She remained in service until 1964 and was sold in 1966 for use in the Caribbean area. She was purchased by Bahamas Shipowners Ltd., Nassau, and soon transferred to Bahamas Package Carriers Ltd., being renamed REAL GOLD. In 1971 she was sold to Antilles Lines Ltd.
There follows the story of her voyage to the Caribbean under her own power. It is told by her master for the trip, Capt. Denis Conway of Kingston, a member of T.M.H.S. We thank him for the use of his reminiscences.
After lying idle for a short period, the BATTLEFORD was being fitted out at Kingston (Ontario) drydock to run under her own power. At first, as I understood it at the time, her new owner, a Mr. Nevill Roberts of the Bahamas Package Carriers Ltd., had arranged to buy the tug TRIDENT STAR which was also under refit in Kingston to tow the BATTLEFORD down to Nassau, her new port of registry. But the tug was not bought by Mr. Roberts for some reason and the decision was made to sail BATTLEFORD south under her own steam.
None of my sea time was logged under C.S.L. colours and I first learned of the BATTLEFORD's impending voyage south from Capt. Lyle Dougan, owner of the boat service which carried pilots from Kingston to Wolfe Island. I was a Lake Ontario pilot at the time. I will be forever indebted to Lyle Dougan for his part in arranging the opportunity for my first command. It had always rankled me that I had been in a condition: "ready, willing and able" since the age of 24 in 1958 to use my Master Inland certificates, but there were just no ships available or no opportunities of being in the right place at the right time.
The First Mate, Vince Cartwright, Second Mate whose name I've forgotten, and six Bahamian crewmen were flown up to Kingston sometime in the second half of November 1966. I see from my discharge book that we all signed on board on November 24th and I remember that the shipping master was Mr. Martyn who still holds the post in Kingston.
A quantity of crushed stone, 1200 tons, was loaded and flattened out by bulldozer to form excellent ballast. In the 'tween decks we carried 35 pieces of dust collecting equipment, the type one would see in the loft of a grain elevator. Also in the 'tween deck were two artillery pieces, World War II cannon, destined to decorate the owner's front lawn in Nassau, I think. I had the wild thought of placing one cannon on the forecastle head and the second on the poop and challenging the Royal Navy in Nassau Harbour.
The engine room crew were all Canadian, and though the Chief didn't have a marine ticket, he worked long hours to keep the old girl from falling apart as far as Halifax where he requested relief. We sailed from Kingston the 28th or 29th of November and headed for Clayton, N.Y., for 700 tons of bunker coal, 200 tons in the coal bunker and the remainder in the 'tween deck forward where a bin was built of old hatch covers. The coal, our final dead weight, made our departure draught 13 feet, trimmed a foot by the stern. At this point in the voyage it was the opinion of some optimists ashore that we would make Nassau non-stop on one bunker of coal. This estimate was based on a fictitious rate of fuel consumption and allowed no stops for repairs. Our first unscheduled stop became necessary before Iroquois Lock as the v.h.f. radiotelephone quit, so I slid BATTLEFORD in behind the Prescott elevator and made fast to the C.S.L. dock. A Marconi technician came up from Montreal in the forenoon to correct this fault.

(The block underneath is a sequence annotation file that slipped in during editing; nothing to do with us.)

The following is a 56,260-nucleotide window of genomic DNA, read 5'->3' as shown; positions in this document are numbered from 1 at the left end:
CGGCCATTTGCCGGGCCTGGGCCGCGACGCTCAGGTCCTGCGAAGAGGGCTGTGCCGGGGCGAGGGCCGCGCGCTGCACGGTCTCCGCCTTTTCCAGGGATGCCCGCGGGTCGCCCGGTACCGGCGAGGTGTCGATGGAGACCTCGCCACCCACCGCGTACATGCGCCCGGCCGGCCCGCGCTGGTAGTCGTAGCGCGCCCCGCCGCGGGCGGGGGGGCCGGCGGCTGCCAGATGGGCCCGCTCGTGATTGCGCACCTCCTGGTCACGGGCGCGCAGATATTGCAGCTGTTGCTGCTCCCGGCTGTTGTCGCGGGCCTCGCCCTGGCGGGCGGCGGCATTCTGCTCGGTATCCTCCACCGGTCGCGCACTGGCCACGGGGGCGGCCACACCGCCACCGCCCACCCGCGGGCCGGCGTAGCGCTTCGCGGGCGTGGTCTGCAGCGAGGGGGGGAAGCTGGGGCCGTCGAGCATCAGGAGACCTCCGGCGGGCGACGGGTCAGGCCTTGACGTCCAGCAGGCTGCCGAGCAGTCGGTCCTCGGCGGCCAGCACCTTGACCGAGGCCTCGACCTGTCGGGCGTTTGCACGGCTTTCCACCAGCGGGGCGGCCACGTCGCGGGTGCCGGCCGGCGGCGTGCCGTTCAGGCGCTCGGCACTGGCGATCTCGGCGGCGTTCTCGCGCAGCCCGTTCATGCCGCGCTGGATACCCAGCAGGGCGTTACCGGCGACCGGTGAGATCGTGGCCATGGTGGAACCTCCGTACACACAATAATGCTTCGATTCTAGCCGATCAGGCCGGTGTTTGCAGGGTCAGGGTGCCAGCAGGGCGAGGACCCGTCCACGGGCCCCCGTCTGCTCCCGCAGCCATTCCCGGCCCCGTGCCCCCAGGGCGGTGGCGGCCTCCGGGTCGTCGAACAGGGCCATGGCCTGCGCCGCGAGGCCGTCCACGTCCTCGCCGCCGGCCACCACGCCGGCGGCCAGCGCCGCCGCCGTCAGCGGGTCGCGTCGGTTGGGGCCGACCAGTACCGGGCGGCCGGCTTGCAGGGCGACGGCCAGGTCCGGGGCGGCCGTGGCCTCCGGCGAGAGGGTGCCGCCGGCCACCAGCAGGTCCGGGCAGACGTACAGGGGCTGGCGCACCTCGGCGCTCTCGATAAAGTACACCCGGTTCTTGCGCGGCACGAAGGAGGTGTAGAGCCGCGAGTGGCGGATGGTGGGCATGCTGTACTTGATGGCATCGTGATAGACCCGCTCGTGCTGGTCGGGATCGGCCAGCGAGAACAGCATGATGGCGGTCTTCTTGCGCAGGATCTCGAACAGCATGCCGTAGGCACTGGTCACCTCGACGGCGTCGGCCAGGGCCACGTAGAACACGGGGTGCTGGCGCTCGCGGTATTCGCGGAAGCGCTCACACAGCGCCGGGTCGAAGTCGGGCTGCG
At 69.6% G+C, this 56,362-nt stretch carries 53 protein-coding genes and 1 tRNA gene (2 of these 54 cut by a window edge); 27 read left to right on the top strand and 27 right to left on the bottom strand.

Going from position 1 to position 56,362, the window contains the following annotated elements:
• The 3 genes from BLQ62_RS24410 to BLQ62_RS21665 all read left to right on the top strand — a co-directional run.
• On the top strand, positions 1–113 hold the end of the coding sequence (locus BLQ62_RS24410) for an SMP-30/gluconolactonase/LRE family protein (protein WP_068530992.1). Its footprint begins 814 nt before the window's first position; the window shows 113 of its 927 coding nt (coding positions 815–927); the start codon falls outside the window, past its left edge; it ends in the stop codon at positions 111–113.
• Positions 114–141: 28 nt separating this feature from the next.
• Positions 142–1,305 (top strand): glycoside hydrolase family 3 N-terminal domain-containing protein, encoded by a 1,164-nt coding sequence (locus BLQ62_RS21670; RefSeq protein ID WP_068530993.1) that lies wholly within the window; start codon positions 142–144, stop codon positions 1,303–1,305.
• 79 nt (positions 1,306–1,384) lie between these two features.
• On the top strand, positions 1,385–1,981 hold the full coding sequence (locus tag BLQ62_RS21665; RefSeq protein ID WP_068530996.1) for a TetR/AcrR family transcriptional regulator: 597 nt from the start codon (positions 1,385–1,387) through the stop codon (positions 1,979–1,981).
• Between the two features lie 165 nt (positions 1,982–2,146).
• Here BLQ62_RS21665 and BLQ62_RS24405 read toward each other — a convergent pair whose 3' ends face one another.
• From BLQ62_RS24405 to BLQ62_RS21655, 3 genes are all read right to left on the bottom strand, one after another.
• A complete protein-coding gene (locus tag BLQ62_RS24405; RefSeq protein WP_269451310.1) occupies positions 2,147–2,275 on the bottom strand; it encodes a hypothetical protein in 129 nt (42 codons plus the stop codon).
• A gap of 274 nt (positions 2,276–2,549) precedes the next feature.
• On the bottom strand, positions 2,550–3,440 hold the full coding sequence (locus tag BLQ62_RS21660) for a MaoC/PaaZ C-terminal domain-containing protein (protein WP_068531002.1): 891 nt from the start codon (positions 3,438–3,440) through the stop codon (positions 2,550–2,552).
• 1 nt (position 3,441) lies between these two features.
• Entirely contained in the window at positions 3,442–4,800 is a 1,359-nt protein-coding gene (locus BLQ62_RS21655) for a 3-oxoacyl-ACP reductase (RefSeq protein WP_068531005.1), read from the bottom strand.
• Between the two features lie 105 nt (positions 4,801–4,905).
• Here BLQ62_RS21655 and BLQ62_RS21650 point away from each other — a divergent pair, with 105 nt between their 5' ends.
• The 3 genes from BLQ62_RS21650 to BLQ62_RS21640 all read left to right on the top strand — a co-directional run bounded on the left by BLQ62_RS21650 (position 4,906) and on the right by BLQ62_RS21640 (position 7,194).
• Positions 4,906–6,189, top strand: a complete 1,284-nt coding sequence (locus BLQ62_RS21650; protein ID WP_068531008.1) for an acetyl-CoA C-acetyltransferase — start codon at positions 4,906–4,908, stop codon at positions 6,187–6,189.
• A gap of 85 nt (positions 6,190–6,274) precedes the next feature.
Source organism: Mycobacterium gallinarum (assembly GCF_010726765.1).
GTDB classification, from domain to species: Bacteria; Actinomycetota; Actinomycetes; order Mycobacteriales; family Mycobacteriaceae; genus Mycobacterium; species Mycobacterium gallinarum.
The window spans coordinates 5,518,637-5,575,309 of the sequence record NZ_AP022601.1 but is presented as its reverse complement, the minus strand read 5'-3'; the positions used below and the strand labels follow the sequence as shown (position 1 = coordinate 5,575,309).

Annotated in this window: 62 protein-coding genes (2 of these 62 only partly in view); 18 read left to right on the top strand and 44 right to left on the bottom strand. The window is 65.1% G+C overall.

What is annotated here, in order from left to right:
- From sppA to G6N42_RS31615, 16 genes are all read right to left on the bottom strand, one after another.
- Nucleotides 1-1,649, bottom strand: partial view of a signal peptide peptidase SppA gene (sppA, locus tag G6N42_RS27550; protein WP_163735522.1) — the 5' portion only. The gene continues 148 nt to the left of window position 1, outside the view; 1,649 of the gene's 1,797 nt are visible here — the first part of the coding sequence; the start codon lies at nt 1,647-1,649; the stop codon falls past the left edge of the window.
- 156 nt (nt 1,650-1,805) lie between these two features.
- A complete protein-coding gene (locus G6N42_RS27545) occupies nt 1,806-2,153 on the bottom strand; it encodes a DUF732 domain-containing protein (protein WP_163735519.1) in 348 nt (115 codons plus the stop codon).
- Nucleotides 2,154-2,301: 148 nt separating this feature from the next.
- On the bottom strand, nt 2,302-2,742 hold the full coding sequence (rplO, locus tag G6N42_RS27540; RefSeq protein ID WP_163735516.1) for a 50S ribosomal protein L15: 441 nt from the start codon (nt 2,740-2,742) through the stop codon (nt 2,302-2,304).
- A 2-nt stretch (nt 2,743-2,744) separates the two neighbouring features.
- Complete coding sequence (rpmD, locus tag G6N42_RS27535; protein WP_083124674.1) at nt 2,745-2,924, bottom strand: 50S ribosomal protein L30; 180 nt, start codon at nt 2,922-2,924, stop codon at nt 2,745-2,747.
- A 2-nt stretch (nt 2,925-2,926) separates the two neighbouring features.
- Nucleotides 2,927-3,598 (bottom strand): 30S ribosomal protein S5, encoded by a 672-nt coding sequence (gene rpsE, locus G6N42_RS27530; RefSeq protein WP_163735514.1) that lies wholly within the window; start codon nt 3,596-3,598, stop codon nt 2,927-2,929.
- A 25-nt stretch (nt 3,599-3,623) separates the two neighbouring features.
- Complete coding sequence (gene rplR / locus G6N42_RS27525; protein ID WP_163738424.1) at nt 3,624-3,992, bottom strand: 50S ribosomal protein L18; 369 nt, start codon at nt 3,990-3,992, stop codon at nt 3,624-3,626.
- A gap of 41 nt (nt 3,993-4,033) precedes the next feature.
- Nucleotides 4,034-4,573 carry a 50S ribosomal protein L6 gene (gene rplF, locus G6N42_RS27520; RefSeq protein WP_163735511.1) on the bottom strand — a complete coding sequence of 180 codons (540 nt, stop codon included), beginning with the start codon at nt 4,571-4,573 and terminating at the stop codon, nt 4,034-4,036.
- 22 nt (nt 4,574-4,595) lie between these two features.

At this point, may I say that for two years prior to this voyage I had been piloting foreign ships in and out of Toronto, Hamilton, and all the Lake Ontario harbours. As a pilot, one stands out on the wing of the bridge and issues helm and engine orders in a rather impersonal way. Conning a vintage coal-burning, triple expansion canaller, turning your own wheel and grinding your own telegraph, with a wheelhouse just the right size to allow you two or three steps and you're at the sidelight looking aft to observe as the old girl skids gently alongside on a full back-up, is an altogether different and satisfying feeling.
Our second stop was at Montreal for engine repairs with the help of some shore labour, to hire three additional firemen at the Chief's request, and to obtain some charts and sea stores. A letter of caution was given to me before we sailed by Mr. G. L. Hayes, our underwriters' representative. I signed off two Kingston Shipyards hands that we had borrowed to assist with canal work. Our agent was Canada Steamship Lines Ltd. who were very cooperative.
The weather during this first part of the voyage had been quite nice so it was noticeable when temperatures dropped to about ten above for two days rounding the Gaspe, freezing our deck lines. During the daylight hours steaming tranquilly down through the Northumberland Strait, however, the temperature rose to the forties and didn't dip much into the frost range thereafter. We made a late night passage through the Canso Lock in continuing fair weather with most of our navigation gear in working order. That must have been the 4th or 5th of December. I can remember coasting down the Eastern shore between Canso and Halifax in fog and snow, running from one sea buoy to the next until east of Egg Island when we were in range of Camperdown shore radar who verified our position, as our radar had "packed it in."
At Halifax there was no coal available so our agent arranged for the use of a rented mobile clam to scoop some 200 tons of coal from our 'tween decks, dump it on the dock and, with the ship moved forward, load it in the bunker. Even though it was our coal, I think the cost of the transfer amounted to quite a few dollars per ton. More repairs to the engines, replacement of two "performing" Bahamian crewmen by two good Maritimers, and a new and very competent Chief Engineer and Second Engineer were arranged.